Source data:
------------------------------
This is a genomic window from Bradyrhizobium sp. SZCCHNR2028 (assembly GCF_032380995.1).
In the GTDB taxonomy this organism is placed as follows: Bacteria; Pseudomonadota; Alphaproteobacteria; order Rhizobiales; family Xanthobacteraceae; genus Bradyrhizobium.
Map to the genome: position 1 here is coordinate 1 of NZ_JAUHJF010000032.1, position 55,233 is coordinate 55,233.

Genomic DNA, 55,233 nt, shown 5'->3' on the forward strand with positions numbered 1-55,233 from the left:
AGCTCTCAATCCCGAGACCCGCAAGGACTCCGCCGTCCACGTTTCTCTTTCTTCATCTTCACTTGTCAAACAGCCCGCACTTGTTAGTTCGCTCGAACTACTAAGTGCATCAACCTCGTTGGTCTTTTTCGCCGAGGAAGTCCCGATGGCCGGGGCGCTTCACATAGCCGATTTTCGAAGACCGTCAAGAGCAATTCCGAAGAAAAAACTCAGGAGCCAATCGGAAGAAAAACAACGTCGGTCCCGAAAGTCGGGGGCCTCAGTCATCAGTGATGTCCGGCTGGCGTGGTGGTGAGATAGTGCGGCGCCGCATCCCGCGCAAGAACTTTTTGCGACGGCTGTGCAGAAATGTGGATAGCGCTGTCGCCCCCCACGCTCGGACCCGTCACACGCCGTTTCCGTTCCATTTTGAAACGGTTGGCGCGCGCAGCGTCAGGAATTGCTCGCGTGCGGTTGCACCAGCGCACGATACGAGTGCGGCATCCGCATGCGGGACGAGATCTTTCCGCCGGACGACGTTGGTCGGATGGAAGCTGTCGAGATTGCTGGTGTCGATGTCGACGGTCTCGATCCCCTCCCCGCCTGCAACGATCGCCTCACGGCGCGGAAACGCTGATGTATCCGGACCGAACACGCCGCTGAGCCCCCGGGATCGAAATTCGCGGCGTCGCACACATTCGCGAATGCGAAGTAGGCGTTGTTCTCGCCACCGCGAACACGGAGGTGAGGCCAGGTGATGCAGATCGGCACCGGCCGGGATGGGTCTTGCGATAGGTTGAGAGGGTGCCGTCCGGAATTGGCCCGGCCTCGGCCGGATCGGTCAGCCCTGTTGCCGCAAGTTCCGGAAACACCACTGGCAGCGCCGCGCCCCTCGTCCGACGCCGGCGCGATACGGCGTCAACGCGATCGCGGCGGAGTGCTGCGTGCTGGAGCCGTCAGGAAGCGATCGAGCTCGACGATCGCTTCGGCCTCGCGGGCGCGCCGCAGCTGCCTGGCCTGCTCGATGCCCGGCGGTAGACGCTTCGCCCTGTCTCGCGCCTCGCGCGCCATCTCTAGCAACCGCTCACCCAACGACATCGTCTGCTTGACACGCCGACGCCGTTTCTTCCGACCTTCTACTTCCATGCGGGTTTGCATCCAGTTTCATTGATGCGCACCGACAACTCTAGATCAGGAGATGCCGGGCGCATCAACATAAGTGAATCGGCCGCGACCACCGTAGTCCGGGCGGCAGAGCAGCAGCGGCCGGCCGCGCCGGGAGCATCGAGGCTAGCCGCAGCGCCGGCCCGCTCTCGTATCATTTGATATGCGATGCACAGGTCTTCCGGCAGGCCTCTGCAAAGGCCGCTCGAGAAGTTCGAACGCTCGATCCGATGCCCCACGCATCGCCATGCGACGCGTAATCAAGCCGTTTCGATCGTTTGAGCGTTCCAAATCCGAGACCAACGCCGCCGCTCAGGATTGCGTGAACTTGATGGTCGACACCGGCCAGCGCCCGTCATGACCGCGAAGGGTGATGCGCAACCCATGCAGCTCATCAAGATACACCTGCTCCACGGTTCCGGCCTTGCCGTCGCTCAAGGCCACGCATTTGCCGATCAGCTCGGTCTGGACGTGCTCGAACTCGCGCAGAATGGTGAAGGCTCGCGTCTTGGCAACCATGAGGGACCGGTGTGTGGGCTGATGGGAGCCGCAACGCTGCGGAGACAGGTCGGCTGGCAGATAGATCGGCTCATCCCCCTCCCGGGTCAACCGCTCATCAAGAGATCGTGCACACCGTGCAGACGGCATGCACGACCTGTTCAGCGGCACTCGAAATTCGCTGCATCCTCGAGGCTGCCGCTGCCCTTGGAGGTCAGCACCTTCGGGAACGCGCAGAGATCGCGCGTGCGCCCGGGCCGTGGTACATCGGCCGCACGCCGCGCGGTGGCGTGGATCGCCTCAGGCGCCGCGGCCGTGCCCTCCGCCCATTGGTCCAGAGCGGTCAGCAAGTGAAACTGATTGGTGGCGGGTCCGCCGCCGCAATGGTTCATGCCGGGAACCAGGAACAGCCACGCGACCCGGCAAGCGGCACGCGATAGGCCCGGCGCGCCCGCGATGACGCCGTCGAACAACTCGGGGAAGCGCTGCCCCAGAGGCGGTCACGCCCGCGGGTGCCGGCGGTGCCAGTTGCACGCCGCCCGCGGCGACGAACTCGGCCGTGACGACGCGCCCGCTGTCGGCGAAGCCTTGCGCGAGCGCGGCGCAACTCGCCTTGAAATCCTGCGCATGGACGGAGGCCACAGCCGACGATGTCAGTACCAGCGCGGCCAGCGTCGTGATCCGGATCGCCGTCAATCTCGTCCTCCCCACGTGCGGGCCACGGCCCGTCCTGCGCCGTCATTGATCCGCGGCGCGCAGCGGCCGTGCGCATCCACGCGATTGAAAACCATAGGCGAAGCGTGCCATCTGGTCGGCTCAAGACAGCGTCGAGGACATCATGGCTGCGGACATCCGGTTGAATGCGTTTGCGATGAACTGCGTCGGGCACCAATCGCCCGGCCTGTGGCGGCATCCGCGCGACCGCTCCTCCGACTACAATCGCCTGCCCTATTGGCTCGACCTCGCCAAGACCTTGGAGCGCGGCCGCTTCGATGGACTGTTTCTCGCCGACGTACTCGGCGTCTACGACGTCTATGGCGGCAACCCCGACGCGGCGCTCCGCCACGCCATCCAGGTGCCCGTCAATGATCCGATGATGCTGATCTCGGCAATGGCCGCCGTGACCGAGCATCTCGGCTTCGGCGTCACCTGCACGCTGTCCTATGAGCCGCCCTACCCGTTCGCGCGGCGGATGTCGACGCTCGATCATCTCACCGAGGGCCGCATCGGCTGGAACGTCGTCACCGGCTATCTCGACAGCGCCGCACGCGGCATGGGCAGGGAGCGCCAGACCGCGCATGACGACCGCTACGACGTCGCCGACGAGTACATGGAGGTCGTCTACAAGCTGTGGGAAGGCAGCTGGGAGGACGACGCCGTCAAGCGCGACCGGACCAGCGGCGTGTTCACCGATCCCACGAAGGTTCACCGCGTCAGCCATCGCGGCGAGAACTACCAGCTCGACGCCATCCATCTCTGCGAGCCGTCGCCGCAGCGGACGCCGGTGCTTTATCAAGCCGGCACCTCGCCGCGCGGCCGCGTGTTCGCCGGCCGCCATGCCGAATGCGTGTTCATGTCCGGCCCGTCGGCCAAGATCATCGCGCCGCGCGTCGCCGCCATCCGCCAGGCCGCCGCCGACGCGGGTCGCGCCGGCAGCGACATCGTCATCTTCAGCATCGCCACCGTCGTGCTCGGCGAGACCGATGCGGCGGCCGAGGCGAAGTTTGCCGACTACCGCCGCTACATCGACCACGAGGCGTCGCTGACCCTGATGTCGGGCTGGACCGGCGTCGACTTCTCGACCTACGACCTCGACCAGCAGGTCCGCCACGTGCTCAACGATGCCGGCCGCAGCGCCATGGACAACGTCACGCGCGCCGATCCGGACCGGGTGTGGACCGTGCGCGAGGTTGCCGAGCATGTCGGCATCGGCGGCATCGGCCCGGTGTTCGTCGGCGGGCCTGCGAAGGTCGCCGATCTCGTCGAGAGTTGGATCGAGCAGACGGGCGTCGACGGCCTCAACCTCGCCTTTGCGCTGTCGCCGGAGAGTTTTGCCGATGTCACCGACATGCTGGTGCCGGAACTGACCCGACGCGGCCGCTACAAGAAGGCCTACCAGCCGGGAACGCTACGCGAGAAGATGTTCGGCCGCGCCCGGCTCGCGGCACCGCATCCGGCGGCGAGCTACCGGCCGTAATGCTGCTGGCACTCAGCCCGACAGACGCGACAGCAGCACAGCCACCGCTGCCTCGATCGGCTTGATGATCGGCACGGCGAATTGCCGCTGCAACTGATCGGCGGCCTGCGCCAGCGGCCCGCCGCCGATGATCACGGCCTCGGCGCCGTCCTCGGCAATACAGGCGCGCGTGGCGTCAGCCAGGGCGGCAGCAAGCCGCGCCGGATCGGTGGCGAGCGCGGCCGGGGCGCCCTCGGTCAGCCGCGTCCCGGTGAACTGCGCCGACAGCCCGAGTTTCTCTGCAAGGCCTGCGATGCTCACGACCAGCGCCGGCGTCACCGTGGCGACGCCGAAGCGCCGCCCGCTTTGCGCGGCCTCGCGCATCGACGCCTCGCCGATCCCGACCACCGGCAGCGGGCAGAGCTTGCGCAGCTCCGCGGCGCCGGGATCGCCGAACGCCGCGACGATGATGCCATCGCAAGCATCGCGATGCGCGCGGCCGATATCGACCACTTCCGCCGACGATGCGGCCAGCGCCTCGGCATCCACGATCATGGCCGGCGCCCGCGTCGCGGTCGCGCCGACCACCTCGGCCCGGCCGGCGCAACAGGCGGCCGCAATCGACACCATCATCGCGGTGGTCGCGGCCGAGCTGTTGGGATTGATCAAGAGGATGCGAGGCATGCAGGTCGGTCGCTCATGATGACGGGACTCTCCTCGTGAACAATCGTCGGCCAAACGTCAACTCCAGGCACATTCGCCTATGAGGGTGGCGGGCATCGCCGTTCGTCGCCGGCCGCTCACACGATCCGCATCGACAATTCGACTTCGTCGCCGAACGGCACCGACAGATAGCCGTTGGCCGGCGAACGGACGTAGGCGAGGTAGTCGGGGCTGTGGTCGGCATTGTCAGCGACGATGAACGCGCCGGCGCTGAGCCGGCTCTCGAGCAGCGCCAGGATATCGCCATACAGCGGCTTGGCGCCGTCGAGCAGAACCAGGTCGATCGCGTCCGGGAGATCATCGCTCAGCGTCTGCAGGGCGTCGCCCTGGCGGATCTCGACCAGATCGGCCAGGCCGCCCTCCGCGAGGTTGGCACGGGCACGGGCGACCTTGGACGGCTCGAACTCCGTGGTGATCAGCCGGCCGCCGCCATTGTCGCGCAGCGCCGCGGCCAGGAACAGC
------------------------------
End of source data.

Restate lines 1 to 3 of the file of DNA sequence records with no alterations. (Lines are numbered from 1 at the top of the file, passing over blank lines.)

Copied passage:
This is a genomic window from Bradyrhizobium sp. SZCCHNR2028 (assembly GCF_032380995.1).
In the GTDB taxonomy this organism is placed as follows: Bacteria; Pseudomonadota; Alphaproteobacteria; order Rhizobiales; family Xanthobacteraceae; genus Bradyrhizobium.
Map to the genome: position 1 here is coordinate 1 of NZ_JAUHJF010000032.1, position 55,233 is coordinate 55,233.